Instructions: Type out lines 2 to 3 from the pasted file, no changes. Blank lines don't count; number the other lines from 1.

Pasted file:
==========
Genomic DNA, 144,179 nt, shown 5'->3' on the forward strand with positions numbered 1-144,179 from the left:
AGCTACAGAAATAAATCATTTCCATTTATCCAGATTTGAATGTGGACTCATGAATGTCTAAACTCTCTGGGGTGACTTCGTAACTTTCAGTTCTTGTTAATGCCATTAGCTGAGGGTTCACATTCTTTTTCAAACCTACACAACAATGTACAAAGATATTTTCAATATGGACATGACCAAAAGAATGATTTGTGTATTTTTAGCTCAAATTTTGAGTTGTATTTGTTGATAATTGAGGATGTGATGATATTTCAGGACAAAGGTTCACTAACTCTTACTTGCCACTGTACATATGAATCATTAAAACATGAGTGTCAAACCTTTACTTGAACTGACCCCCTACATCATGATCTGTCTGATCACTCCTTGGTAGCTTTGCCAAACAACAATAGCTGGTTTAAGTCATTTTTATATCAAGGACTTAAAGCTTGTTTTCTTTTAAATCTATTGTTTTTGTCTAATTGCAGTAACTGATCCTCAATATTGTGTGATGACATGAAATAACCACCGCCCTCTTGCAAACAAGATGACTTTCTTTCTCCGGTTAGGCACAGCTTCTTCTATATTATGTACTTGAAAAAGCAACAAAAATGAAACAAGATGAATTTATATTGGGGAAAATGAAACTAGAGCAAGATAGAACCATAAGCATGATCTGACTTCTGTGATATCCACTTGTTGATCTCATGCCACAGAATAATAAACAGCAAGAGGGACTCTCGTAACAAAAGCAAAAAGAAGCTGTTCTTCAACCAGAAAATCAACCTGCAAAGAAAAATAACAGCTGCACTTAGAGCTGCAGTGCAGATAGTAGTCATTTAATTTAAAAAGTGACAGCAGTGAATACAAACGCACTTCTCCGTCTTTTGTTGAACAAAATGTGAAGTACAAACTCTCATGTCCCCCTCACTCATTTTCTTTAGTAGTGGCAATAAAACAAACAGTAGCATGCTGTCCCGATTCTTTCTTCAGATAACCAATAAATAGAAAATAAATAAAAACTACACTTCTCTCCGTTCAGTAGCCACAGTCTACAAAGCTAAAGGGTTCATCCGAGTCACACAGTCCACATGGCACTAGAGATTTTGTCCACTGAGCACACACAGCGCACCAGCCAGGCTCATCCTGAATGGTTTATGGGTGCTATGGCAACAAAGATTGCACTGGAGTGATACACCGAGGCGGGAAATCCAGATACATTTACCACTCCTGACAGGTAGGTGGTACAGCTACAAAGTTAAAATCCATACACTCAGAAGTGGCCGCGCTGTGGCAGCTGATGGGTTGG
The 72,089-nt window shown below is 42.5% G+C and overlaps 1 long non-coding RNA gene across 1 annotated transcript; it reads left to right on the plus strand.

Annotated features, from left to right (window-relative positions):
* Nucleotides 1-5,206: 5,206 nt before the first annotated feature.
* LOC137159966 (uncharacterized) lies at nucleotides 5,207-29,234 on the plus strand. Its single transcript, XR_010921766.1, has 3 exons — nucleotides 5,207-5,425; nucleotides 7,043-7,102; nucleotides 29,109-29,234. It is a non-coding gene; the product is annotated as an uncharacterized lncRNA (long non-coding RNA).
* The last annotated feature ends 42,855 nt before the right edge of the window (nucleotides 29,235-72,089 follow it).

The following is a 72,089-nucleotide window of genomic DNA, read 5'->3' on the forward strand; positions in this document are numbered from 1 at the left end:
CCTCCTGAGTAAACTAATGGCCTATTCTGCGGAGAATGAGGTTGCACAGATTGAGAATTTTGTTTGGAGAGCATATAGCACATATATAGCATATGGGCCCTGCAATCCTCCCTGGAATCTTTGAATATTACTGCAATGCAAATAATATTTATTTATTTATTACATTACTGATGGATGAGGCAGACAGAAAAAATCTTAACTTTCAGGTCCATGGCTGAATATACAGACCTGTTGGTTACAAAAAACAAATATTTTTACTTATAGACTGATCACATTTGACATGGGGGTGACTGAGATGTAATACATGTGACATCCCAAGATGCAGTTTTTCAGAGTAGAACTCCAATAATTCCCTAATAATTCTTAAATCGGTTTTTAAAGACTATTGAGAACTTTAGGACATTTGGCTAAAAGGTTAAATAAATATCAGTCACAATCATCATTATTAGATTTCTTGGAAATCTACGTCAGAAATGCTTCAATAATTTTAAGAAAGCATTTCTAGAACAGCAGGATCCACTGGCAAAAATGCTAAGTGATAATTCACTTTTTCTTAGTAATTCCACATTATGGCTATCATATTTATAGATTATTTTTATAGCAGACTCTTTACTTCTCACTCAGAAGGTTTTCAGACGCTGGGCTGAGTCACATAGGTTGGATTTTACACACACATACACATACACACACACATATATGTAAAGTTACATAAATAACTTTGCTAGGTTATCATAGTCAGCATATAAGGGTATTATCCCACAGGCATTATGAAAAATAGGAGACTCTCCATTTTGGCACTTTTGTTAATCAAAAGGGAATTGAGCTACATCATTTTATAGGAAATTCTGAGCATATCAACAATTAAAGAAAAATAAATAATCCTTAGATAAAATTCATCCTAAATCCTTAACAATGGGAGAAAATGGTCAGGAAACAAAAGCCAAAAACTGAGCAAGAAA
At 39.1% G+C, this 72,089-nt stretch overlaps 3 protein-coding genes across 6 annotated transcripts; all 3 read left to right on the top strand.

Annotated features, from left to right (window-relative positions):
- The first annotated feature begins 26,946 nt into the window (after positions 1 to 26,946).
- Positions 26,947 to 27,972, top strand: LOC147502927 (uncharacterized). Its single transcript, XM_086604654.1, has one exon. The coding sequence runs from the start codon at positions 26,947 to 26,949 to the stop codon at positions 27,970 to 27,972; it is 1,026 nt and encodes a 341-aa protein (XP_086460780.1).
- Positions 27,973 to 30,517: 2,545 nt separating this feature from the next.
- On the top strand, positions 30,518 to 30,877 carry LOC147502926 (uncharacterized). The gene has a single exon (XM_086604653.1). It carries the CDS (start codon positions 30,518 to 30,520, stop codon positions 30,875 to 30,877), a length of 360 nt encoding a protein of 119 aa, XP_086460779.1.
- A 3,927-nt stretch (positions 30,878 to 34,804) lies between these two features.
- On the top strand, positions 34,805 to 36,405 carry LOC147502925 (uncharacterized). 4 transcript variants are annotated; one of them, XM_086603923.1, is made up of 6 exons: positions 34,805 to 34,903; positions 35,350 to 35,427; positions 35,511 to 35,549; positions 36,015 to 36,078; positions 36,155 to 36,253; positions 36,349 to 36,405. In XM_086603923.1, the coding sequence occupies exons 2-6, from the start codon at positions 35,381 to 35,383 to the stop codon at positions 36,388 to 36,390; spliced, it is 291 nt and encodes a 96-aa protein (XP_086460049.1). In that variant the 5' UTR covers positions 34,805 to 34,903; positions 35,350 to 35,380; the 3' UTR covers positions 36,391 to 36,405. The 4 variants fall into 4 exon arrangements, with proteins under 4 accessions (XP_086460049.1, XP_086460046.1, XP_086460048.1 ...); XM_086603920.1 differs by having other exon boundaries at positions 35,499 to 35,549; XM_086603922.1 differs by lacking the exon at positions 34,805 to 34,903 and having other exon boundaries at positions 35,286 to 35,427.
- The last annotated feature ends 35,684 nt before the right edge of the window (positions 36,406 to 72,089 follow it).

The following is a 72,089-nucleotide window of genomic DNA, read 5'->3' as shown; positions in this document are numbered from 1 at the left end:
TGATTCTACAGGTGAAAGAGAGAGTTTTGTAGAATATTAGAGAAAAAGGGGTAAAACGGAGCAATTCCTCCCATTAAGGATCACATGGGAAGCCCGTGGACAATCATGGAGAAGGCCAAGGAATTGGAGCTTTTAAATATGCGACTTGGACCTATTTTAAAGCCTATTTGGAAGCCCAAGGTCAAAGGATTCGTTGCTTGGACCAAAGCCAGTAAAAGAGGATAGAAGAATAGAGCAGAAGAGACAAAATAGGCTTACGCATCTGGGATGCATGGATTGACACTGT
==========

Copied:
AGCTACAGAAATAAATCATTTCCATTTATCCAGATTTGAATGTGGACTCATGAATGTCTAAACTCTCTGGGGTGACTTCGTAACTTTCAGTTCTTGTTAATGCCATTAGCTGAGGGTTCACATTCTTTTTCAAACCTACACAACAATGTACAAAGATATTTTCAATATGGACATGACCAAAAGAATGATTTGTGTATTTTTAGCTCAAATTTTGAGTTGTATTTGTTGATAATTGAGGATGTGATGATATTTCAGGACAAAGGTTCACTAACTCTTACTTGCCACTGTACATATGAATCATTAAAACATGAGTGTCAAACCTTTACTTGAACTGACCCCCTACATCATGATCTGTCTGATCACTCCTTGGTAGCTTTGCCAAACAACAATAGCTGGTTTAAGTCATTTTTATATCAAGGACTTAAAGCTTGTTTTCTTTTAAATCTATTGTTTTTGTCTAATTGCAGTAACTGATCCTCAATATTGTGTGATGACATGAAATAACCACCGCCCTCTTGCAAACAAGATGACTTTCTTTCTCCGGTTAGGCACAGCTTCTTCTATATTATGTACTTGAAAAAGCAACAAAAATGAAACAAGATGAATTTATATTGGGGAAAATGAAACTAGAGCAAGATAGAACCATAAGCATGATCTGACTTCTGTGATATCCACTTGTTGATCTCATGCCACAGAATAATAAACAGCAAGAGGGACTCTCGTAACAAAAGCAAAAAGAAGCTGTTCTTCAACCAGAAAATCAACCTGCAAAGAAAAATAACAGCTGCACTTAGAGCTGCAGTGCAGATAGTAGTCATTTAATTTAAAAAGTGACAGCAGTGAATACAAACGCACTTCTCCGTCTTTTGTTGAACAAAATGTGAAGTACAAACTCTCATGTCCCCCTCACTCATTTTCTTTAGTAGTGGCAATAAAACAAACAGTAGCATGCTGTCCCGATTCTTTCTTCAGATAACCAATAAATAGAAAATAAATAAAAACTACACTTCTCTCCGTTCAGTAGCCACAGTCTACAAAGCTAAAGGGTTCATCCGAGTCACACAGTCCACATGGCACTAGAGATTTTGTCCACTGAGCACACACAGCGCACCAGCCAGGCTCATCCTGAATGGTTTATGGGTGCTATGGCAACAAAGATTGCACTGGAGTGATACACCGAGGCGGGAAATCCAGATACATTTACCACTCCTGACAGGTAGGTGGTACAGCTACAAAGTTAAAATCCATACACTCAGAAGTGGCCGCGCTGTGGCAGCTGATGGGTTGG
The 72,089-nt window shown below is 42.5% G+C and overlaps 1 long non-coding RNA gene across 1 annotated transcript; it reads left to right on the plus strand.